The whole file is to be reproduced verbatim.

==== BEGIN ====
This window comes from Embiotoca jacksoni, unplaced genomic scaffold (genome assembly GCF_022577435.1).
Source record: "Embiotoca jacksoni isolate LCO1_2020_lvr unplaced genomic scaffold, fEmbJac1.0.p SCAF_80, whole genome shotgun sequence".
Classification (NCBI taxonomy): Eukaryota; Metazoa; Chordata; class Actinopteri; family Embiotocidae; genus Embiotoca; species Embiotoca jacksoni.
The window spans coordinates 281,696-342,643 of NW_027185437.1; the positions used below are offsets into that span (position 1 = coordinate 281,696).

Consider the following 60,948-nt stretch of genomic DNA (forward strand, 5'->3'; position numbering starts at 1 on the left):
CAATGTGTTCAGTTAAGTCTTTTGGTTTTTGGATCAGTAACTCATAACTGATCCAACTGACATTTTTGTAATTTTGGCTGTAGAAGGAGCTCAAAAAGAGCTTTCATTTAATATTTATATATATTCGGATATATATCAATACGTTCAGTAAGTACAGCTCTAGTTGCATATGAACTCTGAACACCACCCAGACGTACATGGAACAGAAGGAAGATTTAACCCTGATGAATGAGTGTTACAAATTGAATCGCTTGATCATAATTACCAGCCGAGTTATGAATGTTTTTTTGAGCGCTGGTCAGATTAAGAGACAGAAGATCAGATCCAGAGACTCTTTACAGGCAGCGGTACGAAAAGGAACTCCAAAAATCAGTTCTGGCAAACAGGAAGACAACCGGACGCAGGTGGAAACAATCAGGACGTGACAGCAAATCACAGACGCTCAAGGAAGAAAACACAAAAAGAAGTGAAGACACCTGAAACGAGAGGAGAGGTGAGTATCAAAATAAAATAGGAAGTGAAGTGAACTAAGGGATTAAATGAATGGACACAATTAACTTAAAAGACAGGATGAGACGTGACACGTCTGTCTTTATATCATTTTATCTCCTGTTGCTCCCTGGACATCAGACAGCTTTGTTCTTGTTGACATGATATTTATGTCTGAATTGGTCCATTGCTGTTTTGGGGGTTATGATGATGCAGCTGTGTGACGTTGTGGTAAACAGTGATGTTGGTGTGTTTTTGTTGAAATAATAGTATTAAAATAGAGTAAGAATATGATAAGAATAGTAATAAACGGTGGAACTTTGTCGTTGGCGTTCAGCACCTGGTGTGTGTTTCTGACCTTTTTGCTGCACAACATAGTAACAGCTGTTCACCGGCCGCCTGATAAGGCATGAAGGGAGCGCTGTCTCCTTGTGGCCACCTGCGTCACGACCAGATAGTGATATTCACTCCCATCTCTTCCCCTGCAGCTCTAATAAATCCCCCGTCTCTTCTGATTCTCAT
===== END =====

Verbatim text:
This window comes from Embiotoca jacksoni, unplaced genomic scaffold (genome assembly GCF_022577435.1).
Source record: "Embiotoca jacksoni isolate LCO1_2020_lvr unplaced genomic scaffold, fEmbJac1.0.p SCAF_80, whole genome shotgun sequence".
Classification (NCBI taxonomy): Eukaryota; Metazoa; Chordata; class Actinopteri; family Embiotocidae; genus Embiotoca; species Embiotoca jacksoni.
The window spans coordinates 281,696-342,643 of NW_027185437.1; the positions used below are offsets into that span (position 1 = coordinate 281,696).

Consider the following 60,948-nt stretch of genomic DNA (forward strand, 5'->3'; position numbering starts at 1 on the left):
CAATGTGTTCAGTTAAGTCTTTTGGTTTTTGGATCAGTAACTCATAACTGATCCAACTGACATTTTTGTAATTTTGGCTGTAGAAGGAGCTCAAAAAGAGCTTTCATTTAATATTTATATATATTCGGATATATATCAATACGTTCAGTAAGTACAGCTCTAGTTGCATATGAACTCTGAACACCACCCAGACGTACATGGAACAGAAGGAAGATTTAACCCTGATGAATGAGTGTTACAAATTGAATCGCTTGATCATAATTACCAGCCGAGTTATGAATGTTTTTTTGAGCGCTGGTCAGATTAAGAGACAGAAGATCAGATCCAGAGACTCTTTACAGGCAGCGGTACGAAAAGGAACTCCAAAAATCAGTTCTGGCAAACAGGAAGACAACCGGACGCAGGTGGAAACAATCAGGACGTGACAGCAAATCACAGACGCTCAAGGAAGAAAACACAAAAAGAAGTGAAGACACCTGAAACGAGAGGAGAGGTGAGTATCAAAATAAAATAGGAAGTGAAGTGAACTAAGGGATTAAATGAATGGACACAATTAACTTAAAAGACAGGATGAGACGTGACACGTCTGTCTTTATATCATTTTATCTCCTGTTGCTCCCTGGACATCAGACAGCTTTGTTCTTGTTGACATGATATTTATGTCTGAATTGGTCCATTGCTGTTTTGGGGGTTATGATGATGCAGCTGTGTGACGTTGTGGTAAACAGTGATGTTGGTGTGTTTTTGTTGAAATAATAGTATTAAAATAGAGTAAGAATATGATAAGAATAGTAATAAACGGTGGAACTTTGTCGTTGGCGTTCAGCACCTGGTGTGTGTTTCTGACCTTTTTGCTGCACAACATAGTAACAGCTGTTCACCGGCCGCCTGATAAGGCATGAAGGGAGCGCTGTCTCCTTGTGGCCACCTGCGTCACGACCAGATAGTGATATTCACTCCCATCTCTTCCCCTGCAGCTCTAATAAATCCCCCGTCTCTTCTGATTCTCAT